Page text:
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Significant changes coming to how legislators on JFAC set state budgets in Idaho

The Idaho Legislature’s Joint Finance-Appropriations Committee meets the State Capitol in Boise | Courtesy Idaho Statesman
BOISE (Idaho Capital Sun) — The 2024 Idaho legislative session begins Monday at the Idaho State Capitol in Boise, where Republican legislators will look to expand the Idaho Legislature’s power and influence through budgetary changes and a slew of election year policy bills.
Although there is no time limit for the annual legislative session, legislators will spend the next 70 to 90 days setting each element of the fiscal year 2025 state budget and considering new bills and administrative rules. 
This year, two forces are expected to play a role in influencing the legislative process – the 2024 elections that will touch nearly all levels of government and a series of substantial changes to how the Idaho Legislature’s Joint Finance-Appropriations Committee sets the state budget. 
Idaho legislators readying budget committee process changes
Starting next week, legislators will implement several changes to how the state sets its budgets and ultimately pays its bills.
JFAC co-chairs Sen. Scott Grow, R-Eagle, and Rep. Wendy Horman, R-Idaho Falls, announced several changes in October and November to how the Joint Finance-Appropriations Committee will conduct its meetings and set budgets during the 2024 session. On Thursday, Grow and Horman provided more details about the changes during the Idaho Press Club’s Legislative Preview event.
Those changes include:

Shorter public budget hearings each day during the session. The two JFAC co-chairs said they anticipate replacing the traditional three-hour daily budget hearings with abridged 90 minute public hearings followed by 90-minute private working groups where legislators will work in smaller groups, behind closed doors to actually write the state budget bills. JFAC leaders say the change is designed to let them use their time more efficiently and begin writing state budget bills earlier during the legislative session so they don’t all backup during the late stages of the session. 
Implementing new legislative spending limits that come from JFAC co-chairs Grow and Horman. The spending caps will be designed to place restraints on agency budgets and gubernatorial budget requests in order to leave funding available for new legislative proposals that come up during the session. Horman and Grow told reporters Thursday they have not finalized the spending limits yet.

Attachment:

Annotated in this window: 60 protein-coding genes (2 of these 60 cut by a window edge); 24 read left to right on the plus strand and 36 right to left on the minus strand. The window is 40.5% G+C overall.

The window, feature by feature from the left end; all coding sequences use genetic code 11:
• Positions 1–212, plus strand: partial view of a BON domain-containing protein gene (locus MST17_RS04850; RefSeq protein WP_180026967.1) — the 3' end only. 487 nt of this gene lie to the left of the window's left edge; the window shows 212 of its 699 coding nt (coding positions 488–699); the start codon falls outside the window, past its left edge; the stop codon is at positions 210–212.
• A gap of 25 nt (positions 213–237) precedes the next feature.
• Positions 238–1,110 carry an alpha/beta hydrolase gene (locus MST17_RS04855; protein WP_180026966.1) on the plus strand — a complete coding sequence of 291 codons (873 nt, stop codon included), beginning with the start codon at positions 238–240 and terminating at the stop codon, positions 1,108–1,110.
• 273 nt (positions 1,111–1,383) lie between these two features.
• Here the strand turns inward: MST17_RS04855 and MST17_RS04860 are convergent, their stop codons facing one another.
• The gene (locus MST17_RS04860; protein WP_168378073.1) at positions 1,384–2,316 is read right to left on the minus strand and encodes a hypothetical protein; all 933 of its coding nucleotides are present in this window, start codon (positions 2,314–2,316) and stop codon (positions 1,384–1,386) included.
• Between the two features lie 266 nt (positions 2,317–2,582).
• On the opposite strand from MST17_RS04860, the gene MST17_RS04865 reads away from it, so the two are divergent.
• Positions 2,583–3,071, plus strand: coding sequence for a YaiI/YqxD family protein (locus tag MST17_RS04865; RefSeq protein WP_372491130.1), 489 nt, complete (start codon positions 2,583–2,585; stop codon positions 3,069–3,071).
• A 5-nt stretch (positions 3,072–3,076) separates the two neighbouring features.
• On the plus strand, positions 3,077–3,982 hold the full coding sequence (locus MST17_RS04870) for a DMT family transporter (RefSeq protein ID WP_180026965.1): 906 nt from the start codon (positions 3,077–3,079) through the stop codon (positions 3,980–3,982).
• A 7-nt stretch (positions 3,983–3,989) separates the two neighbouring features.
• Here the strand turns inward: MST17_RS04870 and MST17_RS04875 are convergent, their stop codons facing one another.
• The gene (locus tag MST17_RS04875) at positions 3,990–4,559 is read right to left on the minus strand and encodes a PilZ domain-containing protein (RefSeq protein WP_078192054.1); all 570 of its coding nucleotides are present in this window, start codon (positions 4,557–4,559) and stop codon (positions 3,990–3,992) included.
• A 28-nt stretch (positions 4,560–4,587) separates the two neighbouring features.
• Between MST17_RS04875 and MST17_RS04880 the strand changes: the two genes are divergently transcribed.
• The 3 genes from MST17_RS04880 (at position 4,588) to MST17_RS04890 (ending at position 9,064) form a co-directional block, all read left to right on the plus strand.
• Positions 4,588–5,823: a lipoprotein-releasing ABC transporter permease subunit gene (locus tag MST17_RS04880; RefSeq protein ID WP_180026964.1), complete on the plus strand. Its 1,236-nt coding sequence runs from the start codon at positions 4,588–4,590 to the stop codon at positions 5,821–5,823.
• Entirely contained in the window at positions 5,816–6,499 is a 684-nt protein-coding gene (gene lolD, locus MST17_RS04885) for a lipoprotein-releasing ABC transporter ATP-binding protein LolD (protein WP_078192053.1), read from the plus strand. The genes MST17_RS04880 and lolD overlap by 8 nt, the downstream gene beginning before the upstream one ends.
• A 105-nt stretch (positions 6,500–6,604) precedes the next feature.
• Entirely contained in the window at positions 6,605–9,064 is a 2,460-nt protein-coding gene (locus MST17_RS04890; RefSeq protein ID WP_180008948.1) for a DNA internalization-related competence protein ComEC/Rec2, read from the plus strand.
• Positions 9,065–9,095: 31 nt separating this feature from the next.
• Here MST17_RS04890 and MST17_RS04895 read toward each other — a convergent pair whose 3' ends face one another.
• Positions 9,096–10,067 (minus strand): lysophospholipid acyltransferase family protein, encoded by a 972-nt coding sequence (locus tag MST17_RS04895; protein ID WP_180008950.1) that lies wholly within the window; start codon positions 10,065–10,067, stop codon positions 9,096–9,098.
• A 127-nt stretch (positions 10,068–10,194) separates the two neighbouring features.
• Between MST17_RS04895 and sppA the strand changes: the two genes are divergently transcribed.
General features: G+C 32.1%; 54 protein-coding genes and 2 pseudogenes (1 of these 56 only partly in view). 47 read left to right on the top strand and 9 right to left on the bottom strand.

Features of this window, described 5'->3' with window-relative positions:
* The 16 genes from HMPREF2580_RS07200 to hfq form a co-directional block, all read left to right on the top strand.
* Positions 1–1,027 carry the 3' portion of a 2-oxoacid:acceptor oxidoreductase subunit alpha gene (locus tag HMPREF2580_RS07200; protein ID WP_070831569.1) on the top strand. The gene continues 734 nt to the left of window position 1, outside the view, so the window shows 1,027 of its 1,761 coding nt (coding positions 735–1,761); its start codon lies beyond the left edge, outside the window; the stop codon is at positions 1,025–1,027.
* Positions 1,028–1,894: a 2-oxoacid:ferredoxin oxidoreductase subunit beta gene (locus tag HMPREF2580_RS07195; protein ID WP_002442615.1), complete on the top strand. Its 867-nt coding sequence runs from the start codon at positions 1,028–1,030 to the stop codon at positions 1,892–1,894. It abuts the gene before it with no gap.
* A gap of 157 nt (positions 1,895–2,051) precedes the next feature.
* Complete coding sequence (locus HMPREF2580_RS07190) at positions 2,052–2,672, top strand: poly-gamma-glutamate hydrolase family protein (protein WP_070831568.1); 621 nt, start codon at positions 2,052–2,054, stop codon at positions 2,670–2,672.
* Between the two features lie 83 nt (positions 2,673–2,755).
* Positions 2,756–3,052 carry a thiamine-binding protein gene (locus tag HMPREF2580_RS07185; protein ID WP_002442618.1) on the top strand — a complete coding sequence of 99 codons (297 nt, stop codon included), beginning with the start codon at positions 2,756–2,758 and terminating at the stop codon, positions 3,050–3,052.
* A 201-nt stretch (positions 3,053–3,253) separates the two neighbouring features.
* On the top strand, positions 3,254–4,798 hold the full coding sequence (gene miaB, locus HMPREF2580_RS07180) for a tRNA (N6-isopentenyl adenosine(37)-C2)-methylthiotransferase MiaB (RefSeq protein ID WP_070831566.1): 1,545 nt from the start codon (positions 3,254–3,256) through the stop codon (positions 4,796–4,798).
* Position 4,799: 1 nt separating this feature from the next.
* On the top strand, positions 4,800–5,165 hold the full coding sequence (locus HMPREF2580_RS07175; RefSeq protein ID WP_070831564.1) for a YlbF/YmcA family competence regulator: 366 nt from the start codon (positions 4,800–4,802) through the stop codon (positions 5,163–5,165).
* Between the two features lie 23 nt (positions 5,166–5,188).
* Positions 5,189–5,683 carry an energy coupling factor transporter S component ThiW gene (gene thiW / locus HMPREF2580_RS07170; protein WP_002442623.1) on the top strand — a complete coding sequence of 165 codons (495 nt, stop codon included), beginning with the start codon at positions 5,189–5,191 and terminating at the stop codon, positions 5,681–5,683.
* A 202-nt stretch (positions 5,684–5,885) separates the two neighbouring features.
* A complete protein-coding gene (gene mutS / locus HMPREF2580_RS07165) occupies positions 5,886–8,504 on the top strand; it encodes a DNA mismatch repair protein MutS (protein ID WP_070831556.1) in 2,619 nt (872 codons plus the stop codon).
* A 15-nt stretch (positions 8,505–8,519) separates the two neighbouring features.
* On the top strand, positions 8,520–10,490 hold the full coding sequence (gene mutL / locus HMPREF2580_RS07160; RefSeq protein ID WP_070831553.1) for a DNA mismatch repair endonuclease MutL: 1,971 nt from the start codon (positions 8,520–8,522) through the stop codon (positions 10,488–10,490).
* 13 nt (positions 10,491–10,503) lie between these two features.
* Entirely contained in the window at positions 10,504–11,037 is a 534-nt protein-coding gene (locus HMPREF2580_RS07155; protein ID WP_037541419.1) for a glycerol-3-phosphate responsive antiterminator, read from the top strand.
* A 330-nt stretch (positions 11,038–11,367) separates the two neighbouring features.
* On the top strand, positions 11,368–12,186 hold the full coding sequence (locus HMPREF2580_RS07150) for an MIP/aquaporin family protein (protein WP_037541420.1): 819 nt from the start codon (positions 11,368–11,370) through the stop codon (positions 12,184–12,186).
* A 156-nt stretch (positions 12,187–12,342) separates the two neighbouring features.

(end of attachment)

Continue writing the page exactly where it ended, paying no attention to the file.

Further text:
Separating agency budgets requests into different bills so that the existing “maintenance budget” is separated from the new requests for spending that come forward each year in the form of budget line items or replacement costs.
Launching a new budget website that is designed to increase transparency in the budget process by making more documents and resources available. The move will also allow JFAC members to go digital and access the documents from electronic devices instead of reams of budget books and paper documents.

Several legislators said the changes are designed to give the Idaho Legislature more influence in the budget setting process instead of automatically deferring to the budget recommendations that Gov. Brad Little will unveil Monday.
“We collectively as a Legislature are always battling – and that’s the normal process – we’re always battling just what the governor has proposed,” Sen. Lori Den Hartog, R-Meridian, said Thursday. “And I think some of these changes in the Joint (Finance-Appropriations) Committee will give the opportunity for the Legislature, which does set the state budget, to have an opportunity to put a stake in the ground and say ‘these priorities are important to us.’”
Horman agreed.
​​“Our colleagues come here with priorities as well and some of those cost money, and we want to make sure that there is room in the budget for legislative priorities as well as executive branch priorities,” Horman said Thursday.